(vii)       A Member questioned to what degree consideration was given to how other funds and pools chose to invest, how they performed, and whether the Fund was benchmarked against them.  Mr Pearson advised that whilst other funds activities were considered, managers would not be influenced by them, as every fund was different, particularly in areas such as funding position, risk appetite, the ability of sponsoring employers to flex their contribution rates up and/or down.  It was important that the funding strategy and the investment strategy reflected the needs of individual Funds, not the LGPS average.

(viii)        The Committee noted that Boarder to Coast had created a fund that was dedicated to climate opportunities.  This was different to the approach taken by LGPS Central which had chosen to invest in decarbonisation opportunities across a number of different funds.  Whilst two different approaches, it looked like both, in terms of the sorts of assets they invested in, were similar.  However, Mr Pearson advised that LGPS Central could demonstrate better progress on meeting its climate change targets.

(ix)           As part of the SAA review investments in protection assets had been considered to control investment risk and mitigate the Fund’s liabilities.  However, as both were linked to interest rates and inflation both moved in the same direction.  Whilst the rise in inflation had resulted in a material fall in the value of the Fund’s protection assets by around 8%, the Fund’s liabilities had also fallen by the same percentage.  In monetary terms, however, its liabilities had fallen a lot further and so overall the Fund’s position had improved from the last valuation point.  Consequently, whilst an increase in the Fund’s allocation to protection assets might appear justifiable, Mr Pearson advised that a more detailed assessment would be needed before considering such approach.  Hymans Robertson would undertake more detailed modelling in the first quarter of 2024 and an update would be provided to the Investment Sub Committee in April.

Proposal to establish a fossil fuel free fund


The Chairman advised members that the Committee could not ‘require’ LGPS Central to set up a fossil free fund, as had been originally proposed by Cllr Cartwright at the previous meeting in December.  It could only ‘request’ this.  To avoid confusion, and before commencing the discussion on this item, the Chairman sought and obtained the consent of the Committee to alter the wording of the recommendation set out in paragraph 48(d), to replace the word ‘require’ with ‘request’.


At the invitation of the Chairman, Cllr Cartwright confirmed that he had no objection to the change in terminology.  He commented that he wished to seek to add a fund that allowed for investments to be made which were specifically fossil fuel free.  The request was simply to allow the Fund to have choice and clarity and specifically did not seek to change current investments. 


Arising from discussion and questions on this section of the report, the following points were made:


(i)               The approach currently adopted by the Fund was based on the core principle that it was better for the Fund, the wider economy and the climate, to remain invested in companies that had high emissions, or fossil fuel reserves, so it could engage very firmly with those companies to decommission those reserves and reduce emissions.  Three different mechanisms were adopted to achieve this: (a) managers met regularly with companies to make sure they had sensible decarbonisation plans in place and were delivering on them; (b) use a ‘tilted index approach’  where a sub-fund reduced the weight to those companies that had high emissions or high exposure to fossil fuel reserves; (c) managers made decisions on individual stocks, taking into account a variety of criteria including exposure to climate risk, prioritising those companies that offered good investment returns but had a responsible approach to managing climate risk. Members commented that more information was needed to better understand what outcomes these approaches achieved.  It was noted that Hymans Robertson had recommended that the Fund improve reporting in this area to provide officers and the Committee with greater insight.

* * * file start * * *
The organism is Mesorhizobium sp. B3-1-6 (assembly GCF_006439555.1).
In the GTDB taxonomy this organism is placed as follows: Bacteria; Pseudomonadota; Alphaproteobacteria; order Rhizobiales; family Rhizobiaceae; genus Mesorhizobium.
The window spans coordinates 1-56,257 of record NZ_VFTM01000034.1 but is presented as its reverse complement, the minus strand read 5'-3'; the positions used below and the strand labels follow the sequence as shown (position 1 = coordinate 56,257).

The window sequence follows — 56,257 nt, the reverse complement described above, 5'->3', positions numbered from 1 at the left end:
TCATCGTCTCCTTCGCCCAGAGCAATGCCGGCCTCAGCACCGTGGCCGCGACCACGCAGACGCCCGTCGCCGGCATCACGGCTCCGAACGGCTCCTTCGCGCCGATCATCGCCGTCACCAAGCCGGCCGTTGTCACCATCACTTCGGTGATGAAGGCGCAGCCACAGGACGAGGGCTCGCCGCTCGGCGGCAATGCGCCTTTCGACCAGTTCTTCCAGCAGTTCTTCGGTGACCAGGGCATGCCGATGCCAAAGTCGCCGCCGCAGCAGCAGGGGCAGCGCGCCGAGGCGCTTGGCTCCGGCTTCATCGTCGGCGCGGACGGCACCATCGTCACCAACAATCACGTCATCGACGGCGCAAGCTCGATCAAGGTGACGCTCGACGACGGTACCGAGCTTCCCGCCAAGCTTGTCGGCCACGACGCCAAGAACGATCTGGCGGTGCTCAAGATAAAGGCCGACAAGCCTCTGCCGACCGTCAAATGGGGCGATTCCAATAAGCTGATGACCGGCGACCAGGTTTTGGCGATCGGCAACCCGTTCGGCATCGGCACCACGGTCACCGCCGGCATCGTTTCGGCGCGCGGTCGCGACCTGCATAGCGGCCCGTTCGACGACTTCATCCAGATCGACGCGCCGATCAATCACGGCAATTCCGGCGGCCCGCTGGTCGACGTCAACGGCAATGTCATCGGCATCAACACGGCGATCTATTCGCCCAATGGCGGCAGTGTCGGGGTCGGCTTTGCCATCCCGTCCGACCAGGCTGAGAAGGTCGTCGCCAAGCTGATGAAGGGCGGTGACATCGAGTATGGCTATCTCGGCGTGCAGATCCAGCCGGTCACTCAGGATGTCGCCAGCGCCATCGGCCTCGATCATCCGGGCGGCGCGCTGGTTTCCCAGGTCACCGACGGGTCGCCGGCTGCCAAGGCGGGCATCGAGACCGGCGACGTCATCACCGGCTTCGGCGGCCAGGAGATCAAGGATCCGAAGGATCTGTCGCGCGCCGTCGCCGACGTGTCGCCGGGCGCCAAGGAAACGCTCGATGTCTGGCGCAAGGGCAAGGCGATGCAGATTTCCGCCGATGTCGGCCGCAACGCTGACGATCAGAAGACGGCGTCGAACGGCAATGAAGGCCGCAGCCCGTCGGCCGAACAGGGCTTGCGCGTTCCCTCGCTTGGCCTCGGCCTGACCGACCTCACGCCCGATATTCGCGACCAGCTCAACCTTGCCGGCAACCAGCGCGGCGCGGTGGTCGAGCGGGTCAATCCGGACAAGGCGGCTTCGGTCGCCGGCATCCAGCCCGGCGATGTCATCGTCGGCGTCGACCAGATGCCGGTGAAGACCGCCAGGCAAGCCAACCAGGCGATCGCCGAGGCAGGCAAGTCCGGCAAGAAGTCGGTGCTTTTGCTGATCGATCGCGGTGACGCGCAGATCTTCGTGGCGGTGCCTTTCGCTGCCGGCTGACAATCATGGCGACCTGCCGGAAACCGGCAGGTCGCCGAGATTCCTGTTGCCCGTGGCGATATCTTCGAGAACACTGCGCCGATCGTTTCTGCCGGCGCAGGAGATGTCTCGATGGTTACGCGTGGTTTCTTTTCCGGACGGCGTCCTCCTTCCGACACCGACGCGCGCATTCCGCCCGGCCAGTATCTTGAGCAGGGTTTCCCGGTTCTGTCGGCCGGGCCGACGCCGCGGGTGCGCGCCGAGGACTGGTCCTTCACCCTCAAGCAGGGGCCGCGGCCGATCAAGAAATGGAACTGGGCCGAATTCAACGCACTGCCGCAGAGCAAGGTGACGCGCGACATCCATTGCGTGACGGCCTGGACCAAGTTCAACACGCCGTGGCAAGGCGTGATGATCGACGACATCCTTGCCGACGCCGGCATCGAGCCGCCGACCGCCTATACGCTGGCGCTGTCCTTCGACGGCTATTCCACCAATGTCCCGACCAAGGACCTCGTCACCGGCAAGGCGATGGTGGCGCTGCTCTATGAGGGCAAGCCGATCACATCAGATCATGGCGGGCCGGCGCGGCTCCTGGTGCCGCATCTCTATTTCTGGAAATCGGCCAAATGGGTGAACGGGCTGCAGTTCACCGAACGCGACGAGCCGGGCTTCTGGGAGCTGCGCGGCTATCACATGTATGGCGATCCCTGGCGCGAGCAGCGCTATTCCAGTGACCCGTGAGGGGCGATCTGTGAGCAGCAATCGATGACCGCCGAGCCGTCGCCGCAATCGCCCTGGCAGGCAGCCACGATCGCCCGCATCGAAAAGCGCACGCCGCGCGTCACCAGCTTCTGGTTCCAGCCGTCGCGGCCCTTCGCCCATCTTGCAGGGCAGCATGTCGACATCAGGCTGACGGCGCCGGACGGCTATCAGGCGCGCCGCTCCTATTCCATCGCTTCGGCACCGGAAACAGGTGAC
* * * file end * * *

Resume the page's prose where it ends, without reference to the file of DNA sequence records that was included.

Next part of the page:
(ii)             Members noted the Fund was on target to achieve its Net Zero objectives.  Its greenhouse gas emissions and exposure to fossil fuels had fallen faster than was needed to meet these targets, and current levels of both emissions and fossil fuels were well below the asset markets that the Fund invested in.  Mr Pearson commented that this was one of the reasons why Hymans Robertson had not recommended changing the Fund’s current investment approach as this was working very well. 

(iii)            A Member questioned whether fossil fuel free funds were producing better outcomes.  Mr Pearson advised that whilst there were several such funds on the market, these currently appeared to have higher greenhouse gas emissions than those which the Leicestershire Pension Fund currently invested in. At the request of a member, the Director undertook to provide the data that showed LGPS Central was performing better than the Border to Coast fund.

(iv)           A Member raised concerns that whilst the comments now made were compelling, this had not been supported by evidence within the report. The Director of Corporate Resources emphasised that officers had been asked to provide advice on the Fund’s current investment strategy and the merits of the concept of requesting LGPS to introduce a fossil fuel free fund.  Comparisons on the rate of decarbonisation with other funds had not therefore been included though this could form part of the annual report on performance against the Fund’s Net Zero Climate Strategy.